Macedonia: The Law on Prohibition of Public Revelation of Illegally Recorded Audio-Visual Materials may restrict the Media Freedom*

Borce Manevski

In October 2015, the Law on the Prohibition of Owning, Editing, Publishing and the Usage of Materials, which come from Illegal Communications' Surveillance (Zakon za zabrana za poseduvanje, obrabotka, objavuvanje i raspolaganje so materijali koi proizleguvaat od nezakonsko sledenje na komunikaciite) – was proposed by two Members of the Parliament from the ruling majority and aims to prevent the media from publishing wiretapped conversations of highest politicians, which reveal their heavy criminal activities.

The country is in the middle of the deepest political crisis since its independence in 1991. For months, the political opposition has been revealing wiretapped phone conversations by the National Intelligence Service (UBK) in which the highest political authorities are caught in conducting criminal activities.


The EU Senior Experts' Group on systemic Rule of Law issues stated in its report regarding the communications interception: "Apparent direct involvement of senior government and party officials in illegal activities including electoral fraud, corruption, abuse of power and authority, conflict of interest, blackmail, extortion (pressure on public employees to vote for a certain party with the threat to be fired), criminal damage, severe procurement procedure infringements aimed at gaining an illicit profit, nepotism and cronyism; indications of unacceptable political interference in the nomination/appointment of judges as well as interference with other supposedly independent institutions for either personal or political party advantages."


As given in the articles 3 and 4 of the law, those who own materials of illegally recorded communications will be sentenced to at least four years of prison. In the case that a person is affected by these materials in form of any legal consequences, the minimal sentence of the owner of the material would be five years of imprisonment. This practically means that, if a journalist possesses audiovisual materials, which are of a public interest (high level corruption, election fraud etc.), he/she would not be able to publish or inform the public about that, since the perpetrator may face legal consequences.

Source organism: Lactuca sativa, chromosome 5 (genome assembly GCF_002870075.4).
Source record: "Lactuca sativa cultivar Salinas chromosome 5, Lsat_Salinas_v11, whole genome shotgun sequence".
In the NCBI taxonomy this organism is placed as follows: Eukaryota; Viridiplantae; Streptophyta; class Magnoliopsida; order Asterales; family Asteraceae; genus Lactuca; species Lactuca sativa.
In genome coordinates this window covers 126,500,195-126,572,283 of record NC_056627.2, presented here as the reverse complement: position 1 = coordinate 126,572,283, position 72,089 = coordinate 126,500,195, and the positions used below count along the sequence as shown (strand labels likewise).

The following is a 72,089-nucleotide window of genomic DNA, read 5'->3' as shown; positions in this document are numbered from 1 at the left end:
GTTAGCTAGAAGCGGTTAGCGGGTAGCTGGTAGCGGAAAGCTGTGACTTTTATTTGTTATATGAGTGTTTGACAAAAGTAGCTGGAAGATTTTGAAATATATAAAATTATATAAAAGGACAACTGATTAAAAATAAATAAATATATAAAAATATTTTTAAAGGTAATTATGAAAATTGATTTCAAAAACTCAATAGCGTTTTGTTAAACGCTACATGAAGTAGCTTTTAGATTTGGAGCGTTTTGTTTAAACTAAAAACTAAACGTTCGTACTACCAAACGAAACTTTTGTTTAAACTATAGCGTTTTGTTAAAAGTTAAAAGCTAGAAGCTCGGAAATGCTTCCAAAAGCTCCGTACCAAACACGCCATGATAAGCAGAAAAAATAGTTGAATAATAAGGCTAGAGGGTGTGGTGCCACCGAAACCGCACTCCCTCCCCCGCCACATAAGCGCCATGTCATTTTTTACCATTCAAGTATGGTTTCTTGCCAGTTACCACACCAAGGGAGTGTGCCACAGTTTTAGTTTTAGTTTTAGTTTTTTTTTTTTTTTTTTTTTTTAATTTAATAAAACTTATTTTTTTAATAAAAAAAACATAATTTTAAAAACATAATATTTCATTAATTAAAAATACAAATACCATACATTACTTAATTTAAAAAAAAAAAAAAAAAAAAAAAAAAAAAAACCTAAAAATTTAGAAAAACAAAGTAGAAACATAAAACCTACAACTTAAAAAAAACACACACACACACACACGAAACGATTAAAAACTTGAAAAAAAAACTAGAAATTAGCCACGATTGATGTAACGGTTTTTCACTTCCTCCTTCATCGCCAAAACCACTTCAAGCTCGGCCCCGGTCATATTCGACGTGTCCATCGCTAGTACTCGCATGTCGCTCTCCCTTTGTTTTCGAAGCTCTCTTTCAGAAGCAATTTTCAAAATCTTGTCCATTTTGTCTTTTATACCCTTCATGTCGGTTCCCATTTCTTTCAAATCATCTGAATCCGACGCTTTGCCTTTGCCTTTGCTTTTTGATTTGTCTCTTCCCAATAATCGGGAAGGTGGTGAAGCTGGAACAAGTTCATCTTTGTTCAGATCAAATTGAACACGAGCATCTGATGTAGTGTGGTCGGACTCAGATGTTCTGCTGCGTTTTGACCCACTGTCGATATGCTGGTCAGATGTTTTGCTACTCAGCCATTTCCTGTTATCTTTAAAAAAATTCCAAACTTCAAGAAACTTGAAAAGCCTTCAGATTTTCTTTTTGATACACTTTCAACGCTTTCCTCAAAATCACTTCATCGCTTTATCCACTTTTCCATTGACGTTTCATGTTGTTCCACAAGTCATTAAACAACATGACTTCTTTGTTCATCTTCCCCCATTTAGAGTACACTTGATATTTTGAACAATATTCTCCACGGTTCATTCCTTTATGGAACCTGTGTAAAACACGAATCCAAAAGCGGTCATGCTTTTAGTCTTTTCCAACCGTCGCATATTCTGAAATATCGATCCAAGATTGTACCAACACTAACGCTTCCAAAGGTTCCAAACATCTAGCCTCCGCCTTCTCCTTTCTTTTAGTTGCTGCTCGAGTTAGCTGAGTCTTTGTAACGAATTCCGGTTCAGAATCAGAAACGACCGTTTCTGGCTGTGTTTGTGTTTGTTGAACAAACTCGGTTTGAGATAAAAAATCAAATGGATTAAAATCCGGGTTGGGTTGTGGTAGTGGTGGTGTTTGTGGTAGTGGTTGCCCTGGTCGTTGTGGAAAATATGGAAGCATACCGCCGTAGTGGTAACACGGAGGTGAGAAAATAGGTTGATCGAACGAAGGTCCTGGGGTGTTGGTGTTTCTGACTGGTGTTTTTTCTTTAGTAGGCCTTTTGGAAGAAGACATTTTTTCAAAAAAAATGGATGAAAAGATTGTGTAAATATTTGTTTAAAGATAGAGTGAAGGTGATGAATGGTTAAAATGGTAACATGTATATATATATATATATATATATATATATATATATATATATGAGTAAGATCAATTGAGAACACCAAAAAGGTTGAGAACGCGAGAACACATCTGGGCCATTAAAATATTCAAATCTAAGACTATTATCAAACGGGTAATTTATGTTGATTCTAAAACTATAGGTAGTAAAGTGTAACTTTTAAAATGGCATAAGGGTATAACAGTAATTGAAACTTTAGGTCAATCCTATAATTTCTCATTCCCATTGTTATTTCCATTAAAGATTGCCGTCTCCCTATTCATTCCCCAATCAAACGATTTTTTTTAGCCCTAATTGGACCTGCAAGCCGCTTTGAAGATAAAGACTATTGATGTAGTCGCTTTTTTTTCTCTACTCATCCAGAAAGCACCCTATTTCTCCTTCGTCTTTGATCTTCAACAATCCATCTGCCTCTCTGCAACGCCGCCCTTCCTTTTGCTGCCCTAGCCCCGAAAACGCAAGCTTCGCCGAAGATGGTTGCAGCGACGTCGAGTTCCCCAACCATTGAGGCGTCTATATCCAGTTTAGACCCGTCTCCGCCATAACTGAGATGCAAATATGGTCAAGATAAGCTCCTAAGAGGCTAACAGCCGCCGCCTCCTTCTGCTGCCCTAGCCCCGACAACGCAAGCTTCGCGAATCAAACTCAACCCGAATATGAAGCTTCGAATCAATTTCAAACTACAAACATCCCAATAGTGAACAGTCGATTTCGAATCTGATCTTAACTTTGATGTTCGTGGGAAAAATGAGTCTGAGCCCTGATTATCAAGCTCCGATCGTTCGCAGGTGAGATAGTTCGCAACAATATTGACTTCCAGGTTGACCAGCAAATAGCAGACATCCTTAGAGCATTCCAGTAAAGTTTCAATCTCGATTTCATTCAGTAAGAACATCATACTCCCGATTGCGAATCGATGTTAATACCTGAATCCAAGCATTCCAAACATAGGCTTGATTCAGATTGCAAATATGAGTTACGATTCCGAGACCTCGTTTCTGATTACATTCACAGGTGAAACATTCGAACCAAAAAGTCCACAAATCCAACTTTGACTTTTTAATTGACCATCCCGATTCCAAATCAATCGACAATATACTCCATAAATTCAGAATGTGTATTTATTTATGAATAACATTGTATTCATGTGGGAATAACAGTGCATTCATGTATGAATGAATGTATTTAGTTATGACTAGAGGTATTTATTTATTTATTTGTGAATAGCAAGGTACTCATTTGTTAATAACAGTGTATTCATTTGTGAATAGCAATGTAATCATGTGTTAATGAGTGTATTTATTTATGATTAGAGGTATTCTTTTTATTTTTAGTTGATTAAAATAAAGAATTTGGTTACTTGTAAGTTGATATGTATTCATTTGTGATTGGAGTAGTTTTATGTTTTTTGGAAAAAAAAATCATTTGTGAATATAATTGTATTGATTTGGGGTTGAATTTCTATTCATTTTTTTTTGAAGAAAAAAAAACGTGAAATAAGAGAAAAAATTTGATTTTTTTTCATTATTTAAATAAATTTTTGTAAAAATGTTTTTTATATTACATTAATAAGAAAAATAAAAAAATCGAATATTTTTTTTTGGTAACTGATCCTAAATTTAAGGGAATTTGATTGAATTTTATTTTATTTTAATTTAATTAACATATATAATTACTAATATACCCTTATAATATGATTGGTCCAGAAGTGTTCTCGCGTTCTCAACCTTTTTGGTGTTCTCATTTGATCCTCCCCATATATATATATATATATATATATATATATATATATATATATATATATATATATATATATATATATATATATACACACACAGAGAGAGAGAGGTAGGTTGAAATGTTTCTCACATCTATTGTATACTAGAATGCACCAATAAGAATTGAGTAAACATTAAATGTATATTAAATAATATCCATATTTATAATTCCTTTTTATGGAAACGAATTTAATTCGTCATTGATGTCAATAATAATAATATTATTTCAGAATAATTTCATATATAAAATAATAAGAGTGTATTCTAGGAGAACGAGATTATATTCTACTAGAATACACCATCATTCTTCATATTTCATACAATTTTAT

The media outlet, where such information would be revealed will be fined, and its responsible person will be sentenced to a minimum of four years of imprisonment. As a contrast to the other national legislation, the jurisdiction of this law goes beyond the territory of the country (according to art. 4, par. 1) and is retroactive, which means that all media (including the online media outlets and their archives), libraries or other entities, which collect and posses information about the revealed information of conducted criminal activities are obliged to delete all materials from the wiretapped conversations, which may cause high level politicians to be prosecuted by the Courts.


The Association of Journalists of Macedonia (AJM) and the Journalists’ Union in their Press Release called this law “an attempt for censorship” by the ruling political parties.

*This article is kindly supported by the electronic newsletter "IRIS - Legal Observations of the European Audiovisual Observatory" available free of charge. More information here 

Borce Manevski, Independent Media Consultant

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Zakon za zabrana za poseduvanje, obrabotka, objavuvanje i raspolaganje so materijali koi proizleguvaat od nezakonsko sledenje na komunikaciite (Law on Prohibition of Owning, Editing, Publishing and Usage of Materials, which come from Illegal Communications’ Surveillance) in Macedonian language.


The reaction of the Association of Journalists in Macedonian language is available here


The former Yugoslav Republic of Macedonia: Recommendations of the Senior Experts' Group on systemic Rule of Law issues relating to the communications interception revealed in Spring 2015 in English language here

Creative Commons LicenseThis article is licensed under a CC BY-NC-SA 4.0.
Source information: This article was originally published by the European Centre for Press and Media Freedom –